Gov. Ron DeSantis announced Monday in Jacksonville he wants to get rid of the waitlist that nearly 2,000 students that have applied for a state special needs scholarship are on.
DeSantis’ was joined first Lady Casey DeSantis and Education Commissioner Richard Corcoran at the North Florida School of Special Education where he shared his intentions to eliminate the Gardiner program waitlist, as part of his $91.3 billion budget proposal.
“When you’re to figure out what to budget for, I look for proven success. And I think what we’ve seen with the Gardiner program is proven success,” he said. “I think parents who need to find that good environment for their kids, and every child’s needs is different, have been able to find it using Gardiner Scholarship”
The scholarship program, which is administered through the nonprofit Step Up For Students, gives parents with special needs children financial aid they can use for private schools or a host of state-approved programs and services.
According to the Florida Department of Education, the Gardiner scholarship can be used for a variety of things, including speech or occupational therapy; instructional materials; and a college prepaid account. The average scholarship amount is $10,418 per student.
Desantis touted the program for the flexibility it gives parents and said if the Legislature passes his budget it would be fully funded for the next academic year.
“As we’ve met with people and talked with people about these very valuable scholarships, the fact of the matter is we have close to 2,000 who are on the waiting list for the Gardiner Scholarship,” he said. “I have allocated enough funds to get rid of the waitlist for Gardiner Scholarships entirely.”
Brittney Wilson is the parent of two special needs kids currently on the waiting list.
“Just having this scholarship just opens our world,” said the mother of three. “It just allows me to have the confidence and the hope that I can do what’s best for them, whether it’s at home or whether it’s at a private school.”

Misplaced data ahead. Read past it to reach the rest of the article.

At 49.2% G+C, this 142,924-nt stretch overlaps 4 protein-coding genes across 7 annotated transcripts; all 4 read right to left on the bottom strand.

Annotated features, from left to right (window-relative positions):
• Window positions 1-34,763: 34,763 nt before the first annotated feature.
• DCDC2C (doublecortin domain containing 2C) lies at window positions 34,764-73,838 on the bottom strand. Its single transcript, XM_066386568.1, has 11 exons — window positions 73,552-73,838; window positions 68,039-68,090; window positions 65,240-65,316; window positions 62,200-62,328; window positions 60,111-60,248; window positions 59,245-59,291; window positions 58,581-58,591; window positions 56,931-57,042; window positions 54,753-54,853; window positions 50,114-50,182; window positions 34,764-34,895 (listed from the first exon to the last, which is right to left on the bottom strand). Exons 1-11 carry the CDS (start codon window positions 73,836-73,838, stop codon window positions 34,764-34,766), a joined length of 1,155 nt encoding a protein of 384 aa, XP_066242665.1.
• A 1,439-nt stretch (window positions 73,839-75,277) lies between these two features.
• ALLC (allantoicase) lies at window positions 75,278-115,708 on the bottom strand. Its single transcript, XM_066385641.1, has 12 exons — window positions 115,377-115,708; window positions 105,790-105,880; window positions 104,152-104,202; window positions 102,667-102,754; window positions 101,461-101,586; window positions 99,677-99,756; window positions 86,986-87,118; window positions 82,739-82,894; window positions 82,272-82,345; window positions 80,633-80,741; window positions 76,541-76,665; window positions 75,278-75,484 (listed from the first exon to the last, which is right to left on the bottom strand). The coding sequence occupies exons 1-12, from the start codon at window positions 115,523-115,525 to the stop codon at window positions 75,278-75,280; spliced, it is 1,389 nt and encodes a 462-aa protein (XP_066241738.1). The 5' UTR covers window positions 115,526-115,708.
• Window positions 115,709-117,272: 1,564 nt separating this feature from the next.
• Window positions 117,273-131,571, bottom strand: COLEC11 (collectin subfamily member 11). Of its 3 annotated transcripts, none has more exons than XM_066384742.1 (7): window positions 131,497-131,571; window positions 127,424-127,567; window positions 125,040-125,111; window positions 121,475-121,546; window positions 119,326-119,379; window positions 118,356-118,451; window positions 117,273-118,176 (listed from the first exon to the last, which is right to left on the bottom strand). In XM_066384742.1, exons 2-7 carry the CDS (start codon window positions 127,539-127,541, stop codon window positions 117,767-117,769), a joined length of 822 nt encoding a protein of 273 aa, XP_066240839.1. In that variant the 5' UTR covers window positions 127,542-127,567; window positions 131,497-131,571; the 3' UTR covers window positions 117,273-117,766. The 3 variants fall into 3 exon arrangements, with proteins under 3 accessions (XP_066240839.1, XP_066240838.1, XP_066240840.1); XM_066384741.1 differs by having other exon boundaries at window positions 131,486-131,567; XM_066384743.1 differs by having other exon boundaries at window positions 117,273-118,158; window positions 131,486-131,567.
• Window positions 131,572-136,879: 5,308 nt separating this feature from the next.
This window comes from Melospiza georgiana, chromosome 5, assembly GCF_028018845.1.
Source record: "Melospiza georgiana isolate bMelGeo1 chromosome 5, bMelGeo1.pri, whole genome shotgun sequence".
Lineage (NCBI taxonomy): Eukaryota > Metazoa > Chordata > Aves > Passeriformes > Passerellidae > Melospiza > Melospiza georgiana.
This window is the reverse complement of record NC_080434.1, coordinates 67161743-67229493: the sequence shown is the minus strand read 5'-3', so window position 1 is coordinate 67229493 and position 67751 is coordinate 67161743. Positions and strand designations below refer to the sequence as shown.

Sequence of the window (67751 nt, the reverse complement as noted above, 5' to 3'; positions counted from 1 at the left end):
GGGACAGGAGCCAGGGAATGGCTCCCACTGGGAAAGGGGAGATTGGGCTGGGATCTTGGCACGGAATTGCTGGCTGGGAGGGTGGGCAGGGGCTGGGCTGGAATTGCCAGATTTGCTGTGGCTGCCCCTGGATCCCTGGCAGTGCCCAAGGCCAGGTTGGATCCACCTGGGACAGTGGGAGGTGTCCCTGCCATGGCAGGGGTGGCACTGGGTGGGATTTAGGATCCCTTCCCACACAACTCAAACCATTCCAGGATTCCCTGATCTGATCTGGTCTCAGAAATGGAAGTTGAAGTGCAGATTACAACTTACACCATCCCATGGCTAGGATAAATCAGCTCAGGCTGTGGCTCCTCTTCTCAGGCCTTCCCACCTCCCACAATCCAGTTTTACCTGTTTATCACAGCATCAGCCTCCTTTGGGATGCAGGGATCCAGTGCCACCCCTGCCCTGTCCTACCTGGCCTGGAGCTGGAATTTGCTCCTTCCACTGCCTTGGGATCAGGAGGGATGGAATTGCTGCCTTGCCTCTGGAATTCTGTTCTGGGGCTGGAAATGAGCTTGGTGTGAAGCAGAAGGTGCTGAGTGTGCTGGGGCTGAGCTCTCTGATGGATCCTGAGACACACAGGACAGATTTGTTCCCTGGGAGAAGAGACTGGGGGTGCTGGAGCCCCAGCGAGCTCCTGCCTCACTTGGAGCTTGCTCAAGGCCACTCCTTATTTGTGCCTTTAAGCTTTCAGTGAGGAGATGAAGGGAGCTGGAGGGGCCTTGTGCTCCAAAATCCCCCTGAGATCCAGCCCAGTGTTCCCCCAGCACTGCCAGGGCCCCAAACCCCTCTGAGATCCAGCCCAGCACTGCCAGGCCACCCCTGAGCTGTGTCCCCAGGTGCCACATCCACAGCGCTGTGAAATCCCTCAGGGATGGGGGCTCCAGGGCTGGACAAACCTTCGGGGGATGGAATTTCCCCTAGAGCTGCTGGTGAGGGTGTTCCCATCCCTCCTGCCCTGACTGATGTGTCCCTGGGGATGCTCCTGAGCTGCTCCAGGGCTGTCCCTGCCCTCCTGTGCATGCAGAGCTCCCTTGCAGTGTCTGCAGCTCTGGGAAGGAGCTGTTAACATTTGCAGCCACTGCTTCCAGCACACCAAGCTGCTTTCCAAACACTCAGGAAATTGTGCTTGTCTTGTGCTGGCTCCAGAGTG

Wilson said she’s chosen to homeschool her children and that comes with a lot of costs.
Unlike the McKay Scholarship, which is another state funded scholarship for students with disabilities, Gardiner offers parents individualized education options, including homeschooling.
Tom Crass has a son that attends the North Florida School of Special Education. He said his son, who had previously attended private school, wasn’t eligible for the McKay Scholarship, but the Gardiner Scholarship pays for about two-thirds of his tuition.
“The Gardiner Scholarship is a win-win for both the families for who want to send their children to North Florida and other schools like it and for the schools themselves, as these schools have been able to grow and accommodate even more,” he said.
The North Florida School of Special Education, which opened its doors in 1992, currently has 222 special needs students and young adults in its post-graduate program. To meet the growing demands, the school has a 32,000 square foot building expansion underway that would double enrollment.
Corcoran thanked Step Up Students for designing the Gardiner program.
“Human dignity comes from a great education and everybody deserves that and should be afforded that,” he said.
DeSantis’ $93.1 billion dollar budget proposal, which includes $26 billion for education, now awaits debate in the Legislature. The annual legislative session will start March 5.